DETROIT – General Motors, in advance of a Monday court hearing in Sweden that could determine the fate of Saab, said it could not support the latest investment and loan proposals to keep the struggling Swedish automaker in business.
GM also dismissed suggestions that some of the latest proposals to save Saab did not require the U.S. automaker's consent.
"Saab's various new alternative proposals are not meaningfully different from what was originally proposed to General Motors and rejected," GM spokesman Jim Cain said in a statement Saturday.
"Each proposal results either directly or indirectly in the transfer of control and/or ownership of the company in a manner that would be detrimental to GM and its shareholders," Cain said. "As such, GM cannot support any of these proposed alternatives."
Saab said Tuesday it received a payment from China's Zhejiang Youngman Lotus Automobile, which wants to take a stake in the automaker.
Media reports said the $5 million payment was used to cover immediate tax expenses.
But more funding is necessary to pay staff and suppliers and resume production.
Saab has also held talks with an unidentified Chinese bank to secure loans to raise about 600 million euros ($803 million).
Swedish Automobile CEO Victor Muller told Swedish daily Svenska Dagbladet that GM “has no say about a plan that means that Youngman would receive zero percent of the shares in Saab.”
Muller also told the paper that GM’s latest statement was “obviously” based on rumors and an attempt to “influence Monday’s court-hearing in a negative way,” the Associated Press reported.
GM, which owns the technology on which several Saab vehicles are based, says a Chinese takeover of Saab would not be in the best interests of its shareholders given GM's sizeable Chinese operations.
It has said it won't continue to license its technology to Saab under the proposed ownership changes.
Without GM's technology licenses and production contract, analysts say Saab would be unable to continue in its present form.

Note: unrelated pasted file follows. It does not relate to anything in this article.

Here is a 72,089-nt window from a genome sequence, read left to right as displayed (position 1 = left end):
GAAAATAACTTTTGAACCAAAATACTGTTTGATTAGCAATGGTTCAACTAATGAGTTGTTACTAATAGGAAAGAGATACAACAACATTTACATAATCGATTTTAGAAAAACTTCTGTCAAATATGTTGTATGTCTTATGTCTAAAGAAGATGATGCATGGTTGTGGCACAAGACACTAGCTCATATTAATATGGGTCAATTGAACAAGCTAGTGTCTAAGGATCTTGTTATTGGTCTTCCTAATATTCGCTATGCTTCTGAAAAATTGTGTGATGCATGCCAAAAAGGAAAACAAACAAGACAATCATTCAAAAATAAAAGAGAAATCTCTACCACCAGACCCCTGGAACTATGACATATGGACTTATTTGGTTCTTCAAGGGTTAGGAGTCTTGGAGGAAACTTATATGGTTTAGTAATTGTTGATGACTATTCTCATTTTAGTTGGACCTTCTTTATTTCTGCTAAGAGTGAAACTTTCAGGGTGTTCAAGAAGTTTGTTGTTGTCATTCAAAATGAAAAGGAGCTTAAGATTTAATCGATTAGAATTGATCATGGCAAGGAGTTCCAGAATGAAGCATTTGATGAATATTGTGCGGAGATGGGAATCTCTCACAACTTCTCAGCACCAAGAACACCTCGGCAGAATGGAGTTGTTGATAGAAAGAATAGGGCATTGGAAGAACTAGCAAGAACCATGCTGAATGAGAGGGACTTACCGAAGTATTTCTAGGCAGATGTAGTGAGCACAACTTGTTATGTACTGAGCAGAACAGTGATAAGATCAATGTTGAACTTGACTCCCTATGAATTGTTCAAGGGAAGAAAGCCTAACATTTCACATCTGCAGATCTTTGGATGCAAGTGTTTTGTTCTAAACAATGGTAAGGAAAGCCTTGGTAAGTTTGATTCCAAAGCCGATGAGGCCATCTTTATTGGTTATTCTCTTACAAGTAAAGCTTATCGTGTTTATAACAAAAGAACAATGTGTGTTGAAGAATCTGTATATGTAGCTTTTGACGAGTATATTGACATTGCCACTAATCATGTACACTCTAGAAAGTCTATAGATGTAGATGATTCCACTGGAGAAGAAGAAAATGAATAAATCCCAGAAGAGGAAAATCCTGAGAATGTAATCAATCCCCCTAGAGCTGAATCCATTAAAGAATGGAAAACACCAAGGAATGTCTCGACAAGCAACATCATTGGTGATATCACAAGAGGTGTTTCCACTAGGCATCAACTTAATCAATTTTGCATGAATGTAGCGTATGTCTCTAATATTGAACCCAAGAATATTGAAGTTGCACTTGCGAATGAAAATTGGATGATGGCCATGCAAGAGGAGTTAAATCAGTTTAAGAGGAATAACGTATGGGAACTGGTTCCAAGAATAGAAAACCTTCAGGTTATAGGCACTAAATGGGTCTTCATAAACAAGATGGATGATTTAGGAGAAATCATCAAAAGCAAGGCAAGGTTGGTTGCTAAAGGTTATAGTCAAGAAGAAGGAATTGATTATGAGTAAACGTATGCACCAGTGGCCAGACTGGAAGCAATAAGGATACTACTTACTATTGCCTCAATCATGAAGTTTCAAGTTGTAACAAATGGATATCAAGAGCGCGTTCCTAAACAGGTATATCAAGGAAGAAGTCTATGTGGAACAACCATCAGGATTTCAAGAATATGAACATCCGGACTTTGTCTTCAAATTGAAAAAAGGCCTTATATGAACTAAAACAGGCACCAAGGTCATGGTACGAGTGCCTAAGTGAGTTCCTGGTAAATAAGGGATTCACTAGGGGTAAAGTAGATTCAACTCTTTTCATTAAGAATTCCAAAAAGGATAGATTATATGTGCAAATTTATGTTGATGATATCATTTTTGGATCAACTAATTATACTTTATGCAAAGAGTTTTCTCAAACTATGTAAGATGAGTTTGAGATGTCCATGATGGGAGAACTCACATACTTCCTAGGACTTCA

Saab was once owned by GM but divested in early 2010 after the U.S. automaker's 2009 bankruptcy and restructuring. Saab has been operating under protection from creditors since September.
The Swedish automaker's fight for survival took another unexpected turn on Friday when a court refused to allow the ailing automaker's administrator to quit his job just days ahead of the Monday hearing.
Sweden's Vanersborg court is due to decide on Monday whether to keep Saab protected from creditors while it secures new funding sources.
The court said it was too late to dismiss current administrator Guy Lofalk, rejecting requests from Saab and Lofalk himself to be relieved of his duties.
"With regard also to the short time remaining until the matter will be tested ... the district court assesses that there are insufficient grounds to immediately dismiss Lofalk," the court said in a document.
Lofalk had earlier this month requested the court call time on Saab's creditor protection because the company, owned by Dutch-listed Swedish Automobile, had run out of money.
Saab has been teetering on the edge of collapse since early this year when a cash crunch forced it to halt production.
The company had named a new administrator to replace Lofalk earlier this week, only to suffer the embarrassment of having to name another person to take the role after the preferred candidate subsequently turned down the position.
Reuters contributed to this report